Effects of Remarriage and Cohabitation on Alimony in Utah
In most cases, alimony ends the minute a supported spouse remarries. You won’t have to go to court to have the alimony arrangement terminated—you can just stop. In the event that you still owe past due spousal support when your ex-spouse remarries, you are still however required by law to complete those payments. Likewise, if the court ordered you to make a property transfer or lump sum alimony payment, you’ll still be required to comply with the court order even if your ex-spouse remarries.
Additionally, court orders regarding alimony also end once your ex-spouse cohabitates or lives in with another individual. Under Utah divorce law, cohabitation is defined as two persons living together and involved in an intimate relationship, even if they’re not married. If you find your ex-spouse cohabitating with another person, you should get help from a divorce attorney in Provo, advises http://www.buhlerlawoffice.com, for filing a motion with the court requesting to terminate your alimony payments.
Modification or Termination Alimony in Utah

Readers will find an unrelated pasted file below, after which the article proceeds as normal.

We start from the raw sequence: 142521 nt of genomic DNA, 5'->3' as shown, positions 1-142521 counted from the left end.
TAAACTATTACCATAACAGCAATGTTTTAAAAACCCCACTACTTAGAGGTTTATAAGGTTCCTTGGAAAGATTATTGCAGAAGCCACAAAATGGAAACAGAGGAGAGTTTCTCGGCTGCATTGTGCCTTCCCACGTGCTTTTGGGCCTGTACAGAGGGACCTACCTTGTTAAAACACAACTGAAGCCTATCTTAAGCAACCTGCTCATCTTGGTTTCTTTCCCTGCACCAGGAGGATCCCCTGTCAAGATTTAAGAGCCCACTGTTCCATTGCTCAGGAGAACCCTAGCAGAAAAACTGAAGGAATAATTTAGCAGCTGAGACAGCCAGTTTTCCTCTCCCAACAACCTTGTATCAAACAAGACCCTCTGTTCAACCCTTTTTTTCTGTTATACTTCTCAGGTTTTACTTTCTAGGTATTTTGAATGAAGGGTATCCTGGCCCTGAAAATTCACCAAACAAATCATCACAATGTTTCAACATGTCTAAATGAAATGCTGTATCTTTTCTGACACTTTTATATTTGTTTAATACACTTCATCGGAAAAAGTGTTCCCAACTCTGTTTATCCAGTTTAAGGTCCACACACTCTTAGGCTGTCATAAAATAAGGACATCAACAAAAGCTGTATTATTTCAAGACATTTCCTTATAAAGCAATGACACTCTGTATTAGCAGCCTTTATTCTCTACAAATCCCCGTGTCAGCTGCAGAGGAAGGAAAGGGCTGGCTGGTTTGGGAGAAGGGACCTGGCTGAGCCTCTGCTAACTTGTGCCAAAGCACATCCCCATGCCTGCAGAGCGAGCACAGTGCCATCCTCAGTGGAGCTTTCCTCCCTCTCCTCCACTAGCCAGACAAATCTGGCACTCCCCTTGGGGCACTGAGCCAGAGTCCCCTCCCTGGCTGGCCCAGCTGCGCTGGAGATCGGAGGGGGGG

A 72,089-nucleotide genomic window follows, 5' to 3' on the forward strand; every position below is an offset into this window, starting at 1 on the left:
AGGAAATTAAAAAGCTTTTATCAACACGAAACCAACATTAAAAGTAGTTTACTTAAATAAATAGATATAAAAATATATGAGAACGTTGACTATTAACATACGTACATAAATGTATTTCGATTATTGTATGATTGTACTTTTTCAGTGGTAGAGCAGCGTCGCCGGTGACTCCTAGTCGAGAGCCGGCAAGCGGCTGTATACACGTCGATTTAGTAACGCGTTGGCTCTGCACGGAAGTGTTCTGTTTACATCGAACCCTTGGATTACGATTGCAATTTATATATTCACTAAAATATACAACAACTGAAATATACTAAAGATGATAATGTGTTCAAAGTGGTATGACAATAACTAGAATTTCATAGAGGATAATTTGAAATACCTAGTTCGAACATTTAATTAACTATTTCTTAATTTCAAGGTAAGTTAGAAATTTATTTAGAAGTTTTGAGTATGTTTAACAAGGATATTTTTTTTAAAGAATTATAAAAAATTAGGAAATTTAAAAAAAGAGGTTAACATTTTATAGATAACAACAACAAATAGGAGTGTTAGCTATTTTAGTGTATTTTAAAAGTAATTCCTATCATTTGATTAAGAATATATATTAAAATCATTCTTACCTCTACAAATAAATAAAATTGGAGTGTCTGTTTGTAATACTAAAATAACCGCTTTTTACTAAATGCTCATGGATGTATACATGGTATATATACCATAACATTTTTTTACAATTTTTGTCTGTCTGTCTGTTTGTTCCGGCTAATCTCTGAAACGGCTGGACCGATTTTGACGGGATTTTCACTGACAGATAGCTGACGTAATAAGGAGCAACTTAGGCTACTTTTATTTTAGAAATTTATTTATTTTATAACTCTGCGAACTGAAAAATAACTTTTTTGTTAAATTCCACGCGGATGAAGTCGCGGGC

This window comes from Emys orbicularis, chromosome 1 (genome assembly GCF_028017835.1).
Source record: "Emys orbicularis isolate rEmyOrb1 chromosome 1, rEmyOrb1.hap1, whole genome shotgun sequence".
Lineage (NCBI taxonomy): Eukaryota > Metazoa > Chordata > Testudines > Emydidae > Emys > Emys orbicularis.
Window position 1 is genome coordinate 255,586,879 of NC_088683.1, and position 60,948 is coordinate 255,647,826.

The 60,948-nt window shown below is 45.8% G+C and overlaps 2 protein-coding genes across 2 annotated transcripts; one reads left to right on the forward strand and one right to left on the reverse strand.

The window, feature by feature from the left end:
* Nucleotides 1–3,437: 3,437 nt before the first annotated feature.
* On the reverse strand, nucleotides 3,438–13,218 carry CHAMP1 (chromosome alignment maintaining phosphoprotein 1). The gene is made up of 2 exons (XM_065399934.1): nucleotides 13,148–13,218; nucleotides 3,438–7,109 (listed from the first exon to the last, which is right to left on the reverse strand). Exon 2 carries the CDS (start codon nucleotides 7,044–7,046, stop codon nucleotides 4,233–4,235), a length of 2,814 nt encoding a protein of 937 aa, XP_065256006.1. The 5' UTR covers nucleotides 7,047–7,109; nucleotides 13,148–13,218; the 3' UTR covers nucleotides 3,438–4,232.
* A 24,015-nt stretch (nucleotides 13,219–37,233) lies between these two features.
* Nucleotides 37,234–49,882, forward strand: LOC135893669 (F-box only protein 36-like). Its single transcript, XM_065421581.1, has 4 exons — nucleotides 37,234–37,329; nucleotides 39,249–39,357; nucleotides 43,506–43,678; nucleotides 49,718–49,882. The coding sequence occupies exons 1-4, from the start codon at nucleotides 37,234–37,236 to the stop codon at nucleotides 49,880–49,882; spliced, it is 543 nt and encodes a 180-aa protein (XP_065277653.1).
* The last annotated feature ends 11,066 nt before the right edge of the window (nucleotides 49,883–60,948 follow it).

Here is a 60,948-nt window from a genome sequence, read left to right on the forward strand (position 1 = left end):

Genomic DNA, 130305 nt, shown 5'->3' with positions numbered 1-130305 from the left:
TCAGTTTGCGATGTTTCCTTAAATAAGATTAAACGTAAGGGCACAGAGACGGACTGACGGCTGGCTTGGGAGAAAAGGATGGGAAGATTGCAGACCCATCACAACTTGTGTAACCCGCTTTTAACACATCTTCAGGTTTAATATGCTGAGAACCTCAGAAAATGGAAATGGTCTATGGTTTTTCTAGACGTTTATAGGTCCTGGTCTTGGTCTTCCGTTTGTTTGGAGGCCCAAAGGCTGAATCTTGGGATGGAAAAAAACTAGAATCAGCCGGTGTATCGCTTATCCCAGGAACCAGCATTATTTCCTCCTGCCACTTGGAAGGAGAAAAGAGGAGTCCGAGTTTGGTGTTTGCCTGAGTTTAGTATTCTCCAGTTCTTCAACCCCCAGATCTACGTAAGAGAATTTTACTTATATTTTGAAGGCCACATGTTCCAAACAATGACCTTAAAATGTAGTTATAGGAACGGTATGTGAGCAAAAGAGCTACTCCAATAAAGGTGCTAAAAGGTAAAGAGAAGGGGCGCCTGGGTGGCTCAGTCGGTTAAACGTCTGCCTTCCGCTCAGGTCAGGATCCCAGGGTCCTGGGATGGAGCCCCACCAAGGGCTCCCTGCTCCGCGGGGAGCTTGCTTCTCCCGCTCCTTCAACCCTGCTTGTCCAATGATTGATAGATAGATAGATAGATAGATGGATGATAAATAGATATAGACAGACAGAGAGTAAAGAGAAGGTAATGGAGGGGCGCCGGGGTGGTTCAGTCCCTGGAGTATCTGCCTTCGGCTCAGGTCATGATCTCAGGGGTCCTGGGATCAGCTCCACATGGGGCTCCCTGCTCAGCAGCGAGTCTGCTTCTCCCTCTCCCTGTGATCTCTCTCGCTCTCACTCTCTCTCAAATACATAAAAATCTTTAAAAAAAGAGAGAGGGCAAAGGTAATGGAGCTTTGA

Utah divorce law allows the termination or modification of alimony if there’s been a significant change in either spouse’s circumstances after a divorce. However, remarriage of a supporting spouse won’t be considered a “substantial change” with regards to alimony modification. On the other hand, a substantial income increase or a reduction of the financial needs of the supported spouse can be considered grounds for ending or reducing alimony payments.
If you’re a supporting spouse and want to terminate or modify your alimony payments, you must engage the help of a divorce attorney to file a motion and request for alimony modification or termination with the court. You’ll be given a hearing date where you and your ex-spouse must attend. You must gather and bring evidence of your changed circumstances to support your request. In the event that you come to an agreement with your ex-spouse prior to the hearing, you must put it in writing, sign it, and then submit it for the court’s review and approval.